Separated at Birth
Photo credit: shoewawa.com
Holiday forces bestowed upon me knowledge and understanding that I am compelled to share with you: I now know why we hang a single sock up for Santa to fill on Christmas Eve. The reason? Socks are not monogamous. These twins live their lives determined to differentiate from one another. Each pair represents the dichotomy of childhood: one part of us longs to stay at home within our parents' watchful gaze, and the other part of us runs away at every chance. Hanging a single sock up on Christmas Eve began as a way to honor the sock who stays home, and taunt the sock in hiding.
Currently, I possess four sky blue snowflake socks. None of them match. I also own singles in stripes of varying colors and solitary anklets in white, black, pink, and yellow. I have solo knee-highs in red, navy, white, and brown. There are the lone prints: paisley, monkeys, and gnomes. Because they share a style, though not color, I often wear the fuzzy warm knee highs as a set; they came in a double pack of caramel and charcoal. Often, in desperation, I borrow a matched pair from T. He is wise enough to buy packs of identical socks that can separate without repercussion.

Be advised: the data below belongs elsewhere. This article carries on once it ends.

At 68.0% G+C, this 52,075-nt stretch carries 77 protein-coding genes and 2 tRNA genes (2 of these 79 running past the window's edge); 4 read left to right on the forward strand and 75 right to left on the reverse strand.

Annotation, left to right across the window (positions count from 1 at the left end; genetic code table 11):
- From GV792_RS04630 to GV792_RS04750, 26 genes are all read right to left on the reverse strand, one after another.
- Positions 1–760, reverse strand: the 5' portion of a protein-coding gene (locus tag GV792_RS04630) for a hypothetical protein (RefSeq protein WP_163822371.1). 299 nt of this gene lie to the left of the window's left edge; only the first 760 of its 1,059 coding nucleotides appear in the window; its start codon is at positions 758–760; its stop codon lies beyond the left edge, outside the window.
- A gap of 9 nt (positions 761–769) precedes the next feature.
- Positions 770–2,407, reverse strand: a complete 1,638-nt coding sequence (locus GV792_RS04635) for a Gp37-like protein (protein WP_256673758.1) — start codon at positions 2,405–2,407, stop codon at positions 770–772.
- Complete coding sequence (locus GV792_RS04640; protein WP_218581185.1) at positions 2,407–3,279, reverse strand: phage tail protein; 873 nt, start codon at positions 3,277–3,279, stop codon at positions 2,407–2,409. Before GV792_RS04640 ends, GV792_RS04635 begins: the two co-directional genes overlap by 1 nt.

The best decision I ever made was to shun summer socks and to stock up on tights to get me through the winter months. But if you happen to see me sporting pants, you may want to check out which socks I've decided to pair. Socks in my wardrobe undertake diverse marriages.